"These enterprises pump money into our local economy and provide jobs," Sen. Young said. "It is good that the governor specifically paid attention to revitalizing upstate during the first part of his speech. It shows that he shares that priority with me."
According to Goodell, the best way to market Upstate New York and create jobs is to point out to employers that they can locate and expand in Western New York, make money and do so successfully.
"Our worker's comp rates, utility rates, basic tax rates, our cost of doing business in New York state, they need to be competitive," he said. "If they are not competitive, no amount of slick advertising can make a difference."
Regarding the expanded casino gaming, however, Goodell pointed out that New York state already has a written agreement with the Seneca Nation as far as casino competition.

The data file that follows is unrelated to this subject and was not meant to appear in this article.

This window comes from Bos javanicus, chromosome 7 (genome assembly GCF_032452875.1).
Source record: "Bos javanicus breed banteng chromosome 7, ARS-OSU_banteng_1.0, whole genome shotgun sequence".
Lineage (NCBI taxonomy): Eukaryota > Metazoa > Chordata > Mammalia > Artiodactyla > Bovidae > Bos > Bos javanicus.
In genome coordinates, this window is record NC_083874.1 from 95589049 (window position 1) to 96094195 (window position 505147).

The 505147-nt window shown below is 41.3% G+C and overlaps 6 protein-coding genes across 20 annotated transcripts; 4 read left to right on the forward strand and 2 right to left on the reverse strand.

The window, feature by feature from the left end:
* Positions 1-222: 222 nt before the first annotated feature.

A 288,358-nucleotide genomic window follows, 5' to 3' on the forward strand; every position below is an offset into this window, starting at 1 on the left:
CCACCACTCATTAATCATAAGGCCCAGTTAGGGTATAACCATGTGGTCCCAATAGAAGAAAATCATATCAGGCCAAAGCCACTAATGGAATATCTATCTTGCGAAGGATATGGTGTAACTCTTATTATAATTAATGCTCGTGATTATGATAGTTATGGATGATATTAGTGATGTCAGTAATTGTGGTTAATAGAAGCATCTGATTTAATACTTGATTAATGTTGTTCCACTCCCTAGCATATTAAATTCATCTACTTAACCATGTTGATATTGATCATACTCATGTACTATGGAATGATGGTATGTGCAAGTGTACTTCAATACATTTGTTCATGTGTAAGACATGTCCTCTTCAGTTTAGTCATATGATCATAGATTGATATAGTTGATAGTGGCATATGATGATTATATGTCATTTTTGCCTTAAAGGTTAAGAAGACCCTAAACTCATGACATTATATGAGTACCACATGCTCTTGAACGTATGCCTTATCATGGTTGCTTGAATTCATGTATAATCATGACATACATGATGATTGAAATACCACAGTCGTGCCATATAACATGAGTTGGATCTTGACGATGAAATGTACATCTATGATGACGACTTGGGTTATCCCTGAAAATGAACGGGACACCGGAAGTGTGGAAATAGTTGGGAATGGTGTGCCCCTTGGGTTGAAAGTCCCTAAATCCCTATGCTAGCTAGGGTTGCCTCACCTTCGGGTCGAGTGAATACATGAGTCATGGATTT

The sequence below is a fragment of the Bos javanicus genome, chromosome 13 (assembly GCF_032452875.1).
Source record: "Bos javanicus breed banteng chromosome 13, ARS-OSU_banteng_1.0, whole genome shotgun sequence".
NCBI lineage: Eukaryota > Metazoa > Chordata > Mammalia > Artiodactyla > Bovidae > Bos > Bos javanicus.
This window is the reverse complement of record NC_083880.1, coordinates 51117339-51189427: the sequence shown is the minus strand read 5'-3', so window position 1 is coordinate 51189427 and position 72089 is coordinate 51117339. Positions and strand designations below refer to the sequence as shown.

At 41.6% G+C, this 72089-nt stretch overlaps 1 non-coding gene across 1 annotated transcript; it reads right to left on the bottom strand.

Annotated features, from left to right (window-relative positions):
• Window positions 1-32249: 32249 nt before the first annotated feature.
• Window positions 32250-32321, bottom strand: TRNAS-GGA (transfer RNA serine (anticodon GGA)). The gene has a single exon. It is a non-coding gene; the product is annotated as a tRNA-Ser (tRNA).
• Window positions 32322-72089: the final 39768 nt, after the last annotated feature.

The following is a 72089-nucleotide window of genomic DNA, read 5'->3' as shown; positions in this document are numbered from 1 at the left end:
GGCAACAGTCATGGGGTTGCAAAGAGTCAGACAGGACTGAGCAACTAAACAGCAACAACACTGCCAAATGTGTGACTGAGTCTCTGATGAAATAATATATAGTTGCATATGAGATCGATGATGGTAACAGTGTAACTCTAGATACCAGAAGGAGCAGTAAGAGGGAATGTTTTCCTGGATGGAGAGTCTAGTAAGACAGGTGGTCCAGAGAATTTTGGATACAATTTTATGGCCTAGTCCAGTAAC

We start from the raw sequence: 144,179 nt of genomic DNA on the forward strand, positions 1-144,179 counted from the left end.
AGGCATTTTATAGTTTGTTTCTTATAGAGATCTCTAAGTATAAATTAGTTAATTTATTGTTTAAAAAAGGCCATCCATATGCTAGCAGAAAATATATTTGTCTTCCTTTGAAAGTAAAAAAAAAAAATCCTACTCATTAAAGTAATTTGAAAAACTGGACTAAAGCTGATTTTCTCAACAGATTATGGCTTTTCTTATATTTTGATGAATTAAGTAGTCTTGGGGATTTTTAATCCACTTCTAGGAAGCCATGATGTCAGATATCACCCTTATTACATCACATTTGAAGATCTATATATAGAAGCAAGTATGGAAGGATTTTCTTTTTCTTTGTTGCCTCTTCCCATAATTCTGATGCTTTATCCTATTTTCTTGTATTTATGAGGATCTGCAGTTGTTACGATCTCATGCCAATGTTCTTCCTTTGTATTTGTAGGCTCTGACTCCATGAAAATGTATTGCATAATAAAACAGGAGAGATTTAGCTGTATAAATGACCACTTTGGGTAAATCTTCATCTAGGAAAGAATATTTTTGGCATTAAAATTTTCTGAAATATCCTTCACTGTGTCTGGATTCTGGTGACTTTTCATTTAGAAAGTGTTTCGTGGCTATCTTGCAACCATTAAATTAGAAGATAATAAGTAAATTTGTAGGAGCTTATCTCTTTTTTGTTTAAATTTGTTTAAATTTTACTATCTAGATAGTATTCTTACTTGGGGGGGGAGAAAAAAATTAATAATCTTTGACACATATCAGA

"I would not support any legislation that violates our treaty with the Indian Nation," Goodell said. "I think we have a responsibility to live up to our treaty obligations. The governor's constitutional amendment would allow multiple casinos, seven or eight casinos, to be constructed in New York state. His speech today suggested that the first three would be upstate, leaving it open as to where all the rest would be."
Goodell also pointed to data, which suggests that people who spend the most amount of money in casinos are the same people who typically have the least amount of disposable income.
"So, ironically, casinos are perhaps one of the most regressive ways of raising tax revenues," Goodell said. "So, when someone comes up and says, 'We should have all these casinos, because that will create a lot of tax revenue,' it's tax revenue that comes from people who have the least amount of money to spare, so that's a real concern."